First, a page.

Kangaroo & Wallaby

Orphaned Kangaroo Raised by Wallaby at Adelaide Zoo

1_Adelaide Zoo Tree Kangaroo April 2015

In a world first for conservation, Adelaide Zoo Keepers and Veterinarians saved the life of an orphaned Goodfellow’s Tree Kangaroo, by utilizing a surrogate wallaby mother. It’s a technique never attempted before with a Tree Kangaroo!

2_Adelaide Zoo Goodfellows Tree Kangaroo Cross Foster Photo © Zoos SA

3_Adelaide Zoo Tree Kangaroo March 2015

4_Adelaide Zoo Goodfellows Tree Kangaroo April 2015 Photo © Zoos SA Dave MattnerPhoto Credits: Zoos SA

In November last year, zookeepers arrived early one morning to make a horrible discovery. Overnight, a falling branch had crushed the zoo’s three-year-old female Tree Kangaroo, orphaning a five-week-old joey.

Acting on pure adrenalin, zookeepers made the decision to try and save the tiny joey. Due to the young age of the joey, hand rearing was not possible, which meant the only option available was to try and ‘cross-foster’ the joey into the pouch of a surrogate wallaby mother.

‘Cross-fostering’, a special breeding technique that Adelaide Zoo began pioneering in the 1990s, involves the transfer of endangered joeys to the pouch of a surrogate mother of a different wallaby species. This accelerates the breeding cycle of the original wallaby, allowing the female to increase its reproduction rate up to six or eight times in some species. This means Adelaide Zoo can build the captive population of an endangered species much more quickly.

Adelaide Zoo Veterinarian, Dr. David McLelland, says cross fostering has never been attempted on a Tree Kangaroo until that fateful morning. “We’ve had great success over the years’ cross-fostering between wallaby species, but the specialized breeding technique has never been used on a Tree Kangaroo,” David said.

“Not only are tree kangaroos distant relatives of wallabies, they also have many behavioral and physical differences. We had no idea if the Yellow-Foot Rock-Wallaby would accept the Tree Kangaroo joey, but if we wanted to save the joey we had to try our luck.”

The cross-foster procedure, to get the Tree Kangaroo joey to latch on to the new teat, ran smoothly and an anxious couple of days followed as zoo keepers closely monitored the wallaby to determine if the attempt was successful.

Adelaide Zoo Team Leader of Natives, Gayl Males, says tiny ripples of movement over the following days confirmed the joey was alive and thriving, tucked carefully away in its surrogate mother’s pouch.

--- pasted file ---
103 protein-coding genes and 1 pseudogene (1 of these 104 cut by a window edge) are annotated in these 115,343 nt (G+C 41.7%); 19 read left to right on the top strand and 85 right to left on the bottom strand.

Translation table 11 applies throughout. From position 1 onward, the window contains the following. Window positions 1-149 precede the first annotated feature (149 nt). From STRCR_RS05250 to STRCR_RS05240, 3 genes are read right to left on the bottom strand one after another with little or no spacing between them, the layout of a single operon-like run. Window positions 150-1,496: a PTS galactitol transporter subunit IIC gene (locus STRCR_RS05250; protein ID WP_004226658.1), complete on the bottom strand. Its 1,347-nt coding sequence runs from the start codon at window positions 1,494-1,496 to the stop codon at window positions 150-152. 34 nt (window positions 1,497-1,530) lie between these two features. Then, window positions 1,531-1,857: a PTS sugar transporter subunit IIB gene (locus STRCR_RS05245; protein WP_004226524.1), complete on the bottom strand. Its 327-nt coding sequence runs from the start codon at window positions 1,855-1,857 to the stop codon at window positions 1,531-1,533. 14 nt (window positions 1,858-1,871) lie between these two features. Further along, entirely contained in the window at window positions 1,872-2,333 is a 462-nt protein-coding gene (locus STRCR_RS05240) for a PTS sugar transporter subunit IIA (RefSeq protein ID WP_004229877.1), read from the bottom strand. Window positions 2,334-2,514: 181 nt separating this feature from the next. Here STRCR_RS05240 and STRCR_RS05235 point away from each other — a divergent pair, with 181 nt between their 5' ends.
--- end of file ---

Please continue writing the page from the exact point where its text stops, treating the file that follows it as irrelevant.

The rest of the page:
“We were so excited when we confirmed the joey had made it past the first critical 24 hour period. We were uncertain as to whether the joey was going to be accepted. This joey was completely different from other joeys in body shape and behavior. It certainly wriggled around more than a wallaby joey!” Gayl said.

“The joey, which we named Makaia, first popped its head out of the pouch around the end of January. It was certainly a sight to see a Tree Kangaroo joey, with its reddish-tan fur, bright blue eyes and long claws riding around in a wallaby!”

“He stayed with his wallaby mum for about three and half months until I took over caring for him and in effect became his third mum. He’s certainly a cheeky little fellow and loves running amok, testing the boundaries, using my home as his personal playground, climbing on everything, pulling toilet paper off the rolls, but he also loves quiet time cuddling with my husband in the evening while we watch TV.”

“He truly is a special little guy and I am so pleased that Adelaide Zoo has the staff and expertise to successfully perform this world first cross-foster. Makaia is the result of all our hard work; we can’t wait to share his amazing story with the world!”

Makaia spends the day at the zoo and goes home with Gayl over evenings and on her days off. He will continue to be cared for full-time until he no longer requires overnight feeds and will be weaned at around 15-18 months old.

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Orphaned Wallaby Joey Finds a Home at Taronga Zoo

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An education coordinator at Taronga Zoo in Australia has taken on the role of surrogate dad to an orphaned Swamp Wallaby joey, whose mother was struck by a car near Sydney. About 6 months old, the joey has been named ‘Alkira’, which means ‘sunshine’. 

Matt Dea has been hand-raising the female joey for the past two weeks, carrying a makeshift pouch and waking up at 2 am for one of five daily bottle feedings. 

“Caring for such a young joey is very involved and she hasn’t left my side. She comes home with me, she comes to the shops and she sleeps beside my desk at work each day,” said Dea.